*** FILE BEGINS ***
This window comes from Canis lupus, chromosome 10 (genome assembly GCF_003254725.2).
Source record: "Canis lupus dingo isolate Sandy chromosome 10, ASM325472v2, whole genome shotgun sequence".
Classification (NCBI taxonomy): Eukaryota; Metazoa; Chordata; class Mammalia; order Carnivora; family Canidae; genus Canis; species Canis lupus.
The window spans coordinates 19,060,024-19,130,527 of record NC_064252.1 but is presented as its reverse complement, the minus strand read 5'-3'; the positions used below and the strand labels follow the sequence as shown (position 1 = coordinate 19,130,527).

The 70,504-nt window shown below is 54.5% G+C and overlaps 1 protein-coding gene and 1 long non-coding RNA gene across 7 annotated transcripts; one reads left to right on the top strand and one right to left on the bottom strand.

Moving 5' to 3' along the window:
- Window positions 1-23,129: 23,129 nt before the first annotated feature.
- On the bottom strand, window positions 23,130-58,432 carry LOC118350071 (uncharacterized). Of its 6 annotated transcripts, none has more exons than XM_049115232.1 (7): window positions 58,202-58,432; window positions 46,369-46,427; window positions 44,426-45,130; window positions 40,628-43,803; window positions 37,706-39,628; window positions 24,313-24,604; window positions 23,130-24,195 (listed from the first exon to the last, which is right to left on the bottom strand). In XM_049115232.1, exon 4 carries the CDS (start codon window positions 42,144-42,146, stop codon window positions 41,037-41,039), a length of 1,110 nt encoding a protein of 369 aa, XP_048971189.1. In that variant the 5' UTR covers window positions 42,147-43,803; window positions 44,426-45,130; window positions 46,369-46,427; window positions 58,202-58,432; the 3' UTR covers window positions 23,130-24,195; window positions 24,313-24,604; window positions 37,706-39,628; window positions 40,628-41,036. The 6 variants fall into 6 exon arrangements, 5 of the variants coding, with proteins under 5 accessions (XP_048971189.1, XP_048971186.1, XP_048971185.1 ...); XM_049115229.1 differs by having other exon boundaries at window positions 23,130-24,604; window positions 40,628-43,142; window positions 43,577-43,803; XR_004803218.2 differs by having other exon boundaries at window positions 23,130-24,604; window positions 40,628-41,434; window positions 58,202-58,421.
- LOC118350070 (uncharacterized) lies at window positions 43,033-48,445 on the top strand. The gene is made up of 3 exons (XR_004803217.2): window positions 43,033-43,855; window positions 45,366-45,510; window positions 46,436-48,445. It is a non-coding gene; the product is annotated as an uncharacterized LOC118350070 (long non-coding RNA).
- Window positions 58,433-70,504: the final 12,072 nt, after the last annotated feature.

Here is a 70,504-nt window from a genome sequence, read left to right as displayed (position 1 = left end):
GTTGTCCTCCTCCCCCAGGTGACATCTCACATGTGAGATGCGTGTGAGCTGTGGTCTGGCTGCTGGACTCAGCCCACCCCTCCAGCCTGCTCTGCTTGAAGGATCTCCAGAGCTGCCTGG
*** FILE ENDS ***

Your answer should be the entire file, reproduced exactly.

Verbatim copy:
This window comes from Canis lupus, chromosome 10 (genome assembly GCF_003254725.2).
Source record: "Canis lupus dingo isolate Sandy chromosome 10, ASM325472v2, whole genome shotgun sequence".
Classification (NCBI taxonomy): Eukaryota; Metazoa; Chordata; class Mammalia; order Carnivora; family Canidae; genus Canis; species Canis lupus.
The window spans coordinates 19,060,024-19,130,527 of record NC_064252.1 but is presented as its reverse complement, the minus strand read 5'-3'; the positions used below and the strand labels follow the sequence as shown (position 1 = coordinate 19,130,527).

The 70,504-nt window shown below is 54.5% G+C and overlaps 1 protein-coding gene and 1 long non-coding RNA gene across 7 annotated transcripts; one reads left to right on the top strand and one right to left on the bottom strand.

Moving 5' to 3' along the window:
- Window positions 1-23,129: 23,129 nt before the first annotated feature.
- On the bottom strand, window positions 23,130-58,432 carry LOC118350071 (uncharacterized). Of its 6 annotated transcripts, none has more exons than XM_049115232.1 (7): window positions 58,202-58,432; window positions 46,369-46,427; window positions 44,426-45,130; window positions 40,628-43,803; window positions 37,706-39,628; window positions 24,313-24,604; window positions 23,130-24,195 (listed from the first exon to the last, which is right to left on the bottom strand). In XM_049115232.1, exon 4 carries the CDS (start codon window positions 42,144-42,146, stop codon window positions 41,037-41,039), a length of 1,110 nt encoding a protein of 369 aa, XP_048971189.1. In that variant the 5' UTR covers window positions 42,147-43,803; window positions 44,426-45,130; window positions 46,369-46,427; window positions 58,202-58,432; the 3' UTR covers window positions 23,130-24,195; window positions 24,313-24,604; window positions 37,706-39,628; window positions 40,628-41,036. The 6 variants fall into 6 exon arrangements, 5 of the variants coding, with proteins under 5 accessions (XP_048971189.1, XP_048971186.1, XP_048971185.1 ...); XM_049115229.1 differs by having other exon boundaries at window positions 23,130-24,604; window positions 40,628-43,142; window positions 43,577-43,803; XR_004803218.2 differs by having other exon boundaries at window positions 23,130-24,604; window positions 40,628-41,434; window positions 58,202-58,421.
- LOC118350070 (uncharacterized) lies at window positions 43,033-48,445 on the top strand. The gene is made up of 3 exons (XR_004803217.2): window positions 43,033-43,855; window positions 45,366-45,510; window positions 46,436-48,445. It is a non-coding gene; the product is annotated as an uncharacterized LOC118350070 (long non-coding RNA).
- Window positions 58,433-70,504: the final 12,072 nt, after the last annotated feature.

Here is a 70,504-nt window from a genome sequence, read left to right as displayed (position 1 = left end):
GTTGTCCTCCTCCCCCAGGTGACATCTCACATGTGAGATGCGTGTGAGCTGTGGTCTGGCTGCTGGACTCAGCCCACCCCTCCAGCCTGCTCTGCTTGAAGGATCTCCAGAGCTGCCTGG